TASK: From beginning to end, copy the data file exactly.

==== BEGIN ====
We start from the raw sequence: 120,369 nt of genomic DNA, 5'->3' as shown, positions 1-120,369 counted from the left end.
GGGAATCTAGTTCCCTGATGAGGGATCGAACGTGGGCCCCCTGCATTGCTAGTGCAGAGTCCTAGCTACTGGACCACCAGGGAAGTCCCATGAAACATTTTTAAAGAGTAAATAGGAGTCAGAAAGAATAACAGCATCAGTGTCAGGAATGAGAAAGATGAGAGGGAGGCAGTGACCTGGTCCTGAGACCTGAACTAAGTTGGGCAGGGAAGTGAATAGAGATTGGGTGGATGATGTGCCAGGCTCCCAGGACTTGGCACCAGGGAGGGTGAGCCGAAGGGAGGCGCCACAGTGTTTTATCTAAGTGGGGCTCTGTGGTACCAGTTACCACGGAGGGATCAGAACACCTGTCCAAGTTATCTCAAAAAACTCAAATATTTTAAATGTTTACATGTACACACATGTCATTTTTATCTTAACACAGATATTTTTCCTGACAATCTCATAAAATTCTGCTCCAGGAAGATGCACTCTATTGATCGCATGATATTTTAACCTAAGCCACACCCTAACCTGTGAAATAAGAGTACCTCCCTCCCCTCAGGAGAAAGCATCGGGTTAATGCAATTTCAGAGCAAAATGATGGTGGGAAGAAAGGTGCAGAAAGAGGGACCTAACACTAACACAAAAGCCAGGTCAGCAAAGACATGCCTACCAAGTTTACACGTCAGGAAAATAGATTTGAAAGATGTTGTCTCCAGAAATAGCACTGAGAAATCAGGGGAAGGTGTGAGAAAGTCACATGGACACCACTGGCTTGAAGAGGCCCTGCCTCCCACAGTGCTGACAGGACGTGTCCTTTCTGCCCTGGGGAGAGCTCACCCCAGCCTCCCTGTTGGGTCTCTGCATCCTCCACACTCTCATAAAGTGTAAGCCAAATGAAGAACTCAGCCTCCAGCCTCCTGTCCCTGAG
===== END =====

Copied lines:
We start from the raw sequence: 120,369 nt of genomic DNA, 5'->3' as shown, positions 1-120,369 counted from the left end.
GGGAATCTAGTTCCCTGATGAGGGATCGAACGTGGGCCCCCTGCATTGCTAGTGCAGAGTCCTAGCTACTGGACCACCAGGGAAGTCCCATGAAACATTTTTAAAGAGTAAATAGGAGTCAGAAAGAATAACAGCATCAGTGTCAGGAATGAGAAAGATGAGAGGGAGGCAGTGACCTGGTCCTGAGACCTGAACTAAGTTGGGCAGGGAAGTGAATAGAGATTGGGTGGATGATGTGCCAGGCTCCCAGGACTTGGCACCAGGGAGGGTGAGCCGAAGGGAGGCGCCACAGTGTTTTATCTAAGTGGGGCTCTGTGGTACCAGTTACCACGGAGGGATCAGAACACCTGTCCAAGTTATCTCAAAAAACTCAAATATTTTAAATGTTTACATGTACACACATGTCATTTTTATCTTAACACAGATATTTTTCCTGACAATCTCATAAAATTCTGCTCCAGGAAGATGCACTCTATTGATCGCATGATATTTTAACCTAAGCCACACCCTAACCTGTGAAATAAGAGTACCTCCCTCCCCTCAGGAGAAAGCATCGGGTTAATGCAATTTCAGAGCAAAATGATGGTGGGAAGAAAGGTGCAGAAAGAGGGACCTAACACTAACACAAAAGCCAGGTCAGCAAAGACATGCCTACCAAGTTTACACGTCAGGAAAATAGATTTGAAAGATGTTGTCTCCAGAAATAGCACTGAGAAATCAGGGGAAGGTGTGAGAAAGTCACATGGACACCACTGGCTTGAAGAGGCCCTGCCTCCCACAGTGCTGACAGGACGTGTCCTTTCTGCCCTGGGGAGAGCTCACCCCAGCCTCCCTGTTGGGTCTCTGCATCCTCCACACTCTCATAAAGTGTAAGCCAAATGAAGAACTCAGCCTCCAGCCTCCTGTCCCTGAG